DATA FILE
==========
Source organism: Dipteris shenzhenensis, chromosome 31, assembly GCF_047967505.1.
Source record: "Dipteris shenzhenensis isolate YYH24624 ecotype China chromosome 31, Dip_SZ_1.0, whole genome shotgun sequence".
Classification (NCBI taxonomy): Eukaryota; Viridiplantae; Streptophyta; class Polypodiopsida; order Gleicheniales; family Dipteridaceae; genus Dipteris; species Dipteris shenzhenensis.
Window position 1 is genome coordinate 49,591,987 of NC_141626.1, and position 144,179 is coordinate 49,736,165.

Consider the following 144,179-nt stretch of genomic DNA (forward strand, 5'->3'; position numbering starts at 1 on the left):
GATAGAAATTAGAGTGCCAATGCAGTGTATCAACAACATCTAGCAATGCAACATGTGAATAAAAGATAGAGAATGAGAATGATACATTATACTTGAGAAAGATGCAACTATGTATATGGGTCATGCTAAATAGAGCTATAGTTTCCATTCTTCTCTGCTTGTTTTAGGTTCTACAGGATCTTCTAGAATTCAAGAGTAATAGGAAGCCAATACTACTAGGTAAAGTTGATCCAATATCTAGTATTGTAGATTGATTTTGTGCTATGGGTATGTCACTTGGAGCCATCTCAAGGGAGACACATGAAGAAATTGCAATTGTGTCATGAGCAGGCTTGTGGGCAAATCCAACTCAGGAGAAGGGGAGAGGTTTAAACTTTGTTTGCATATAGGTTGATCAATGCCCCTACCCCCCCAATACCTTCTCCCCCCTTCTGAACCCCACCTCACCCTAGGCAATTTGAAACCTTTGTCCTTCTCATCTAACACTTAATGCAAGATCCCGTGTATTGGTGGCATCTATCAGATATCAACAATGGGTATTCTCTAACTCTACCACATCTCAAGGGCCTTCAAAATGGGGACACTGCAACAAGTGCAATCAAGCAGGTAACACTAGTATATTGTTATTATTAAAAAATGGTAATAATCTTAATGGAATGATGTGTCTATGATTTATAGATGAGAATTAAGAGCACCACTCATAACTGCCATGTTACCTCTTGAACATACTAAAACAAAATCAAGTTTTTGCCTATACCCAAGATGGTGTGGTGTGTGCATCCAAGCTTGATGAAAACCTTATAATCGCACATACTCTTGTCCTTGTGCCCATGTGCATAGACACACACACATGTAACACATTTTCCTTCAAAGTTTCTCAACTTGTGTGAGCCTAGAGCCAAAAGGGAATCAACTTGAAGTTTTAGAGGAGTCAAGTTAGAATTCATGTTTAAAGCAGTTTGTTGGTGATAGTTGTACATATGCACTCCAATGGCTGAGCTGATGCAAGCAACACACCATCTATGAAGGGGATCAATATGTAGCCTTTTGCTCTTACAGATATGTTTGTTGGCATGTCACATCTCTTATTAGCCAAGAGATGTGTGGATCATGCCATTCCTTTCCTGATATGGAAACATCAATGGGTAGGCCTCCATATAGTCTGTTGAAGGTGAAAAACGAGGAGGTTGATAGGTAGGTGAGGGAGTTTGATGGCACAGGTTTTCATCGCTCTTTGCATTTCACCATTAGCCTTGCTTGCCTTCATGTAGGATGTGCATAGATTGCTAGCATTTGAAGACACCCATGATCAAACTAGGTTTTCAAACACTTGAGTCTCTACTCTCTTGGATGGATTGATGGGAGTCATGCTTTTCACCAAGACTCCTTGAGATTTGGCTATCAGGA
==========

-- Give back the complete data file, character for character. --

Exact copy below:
Source organism: Dipteris shenzhenensis, chromosome 31, assembly GCF_047967505.1.
Source record: "Dipteris shenzhenensis isolate YYH24624 ecotype China chromosome 31, Dip_SZ_1.0, whole genome shotgun sequence".
Classification (NCBI taxonomy): Eukaryota; Viridiplantae; Streptophyta; class Polypodiopsida; order Gleicheniales; family Dipteridaceae; genus Dipteris; species Dipteris shenzhenensis.
Window position 1 is genome coordinate 49,591,987 of NC_141626.1, and position 144,179 is coordinate 49,736,165.

Consider the following 144,179-nt stretch of genomic DNA (forward strand, 5'->3'; position numbering starts at 1 on the left):
GATAGAAATTAGAGTGCCAATGCAGTGTATCAACAACATCTAGCAATGCAACATGTGAATAAAAGATAGAGAATGAGAATGATACATTATACTTGAGAAAGATGCAACTATGTATATGGGTCATGCTAAATAGAGCTATAGTTTCCATTCTTCTCTGCTTGTTTTAGGTTCTACAGGATCTTCTAGAATTCAAGAGTAATAGGAAGCCAATACTACTAGGTAAAGTTGATCCAATATCTAGTATTGTAGATTGATTTTGTGCTATGGGTATGTCACTTGGAGCCATCTCAAGGGAGACACATGAAGAAATTGCAATTGTGTCATGAGCAGGCTTGTGGGCAAATCCAACTCAGGAGAAGGGGAGAGGTTTAAACTTTGTTTGCATATAGGTTGATCAATGCCCCTACCCCCCCAATACCTTCTCCCCCCTTCTGAACCCCACCTCACCCTAGGCAATTTGAAACCTTTGTCCTTCTCATCTAACACTTAATGCAAGATCCCGTGTATTGGTGGCATCTATCAGATATCAACAATGGGTATTCTCTAACTCTACCACATCTCAAGGGCCTTCAAAATGGGGACACTGCAACAAGTGCAATCAAGCAGGTAACACTAGTATATTGTTATTATTAAAAAATGGTAATAATCTTAATGGAATGATGTGTCTATGATTTATAGATGAGAATTAAGAGCACCACTCATAACTGCCATGTTACCTCTTGAACATACTAAAACAAAATCAAGTTTTTGCCTATACCCAAGATGGTGTGGTGTGTGCATCCAAGCTTGATGAAAACCTTATAATCGCACATACTCTTGTCCTTGTGCCCATGTGCATAGACACACACACATGTAACACATTTTCCTTCAAAGTTTCTCAACTTGTGTGAGCCTAGAGCCAAAAGGGAATCAACTTGAAGTTTTAGAGGAGTCAAGTTAGAATTCATGTTTAAAGCAGTTTGTTGGTGATAGTTGTACATATGCACTCCAATGGCTGAGCTGATGCAAGCAACACACCATCTATGAAGGGGATCAATATGTAGCCTTTTGCTCTTACAGATATGTTTGTTGGCATGTCACATCTCTTATTAGCCAAGAGATGTGTGGATCATGCCATTCCTTTCCTGATATGGAAACATCAATGGGTAGGCCTCCATATAGTCTGTTGAAGGTGAAAAACGAGGAGGTTGATAGGTAGGTGAGGGAGTTTGATGGCACAGGTTTTCATCGCTCTTTGCATTTCACCATTAGCCTTGCTTGCCTTCATGTAGGATGTGCATAGATTGCTAGCATTTGAAGACACCCATGATCAAACTAGGTTTTCAAACACTTGAGTCTCTACTCTCTTGGATGGATTGATGGGAGTCATGCTTTTCACCAAGACTCCTTGAGATTTGGCTATCAGGA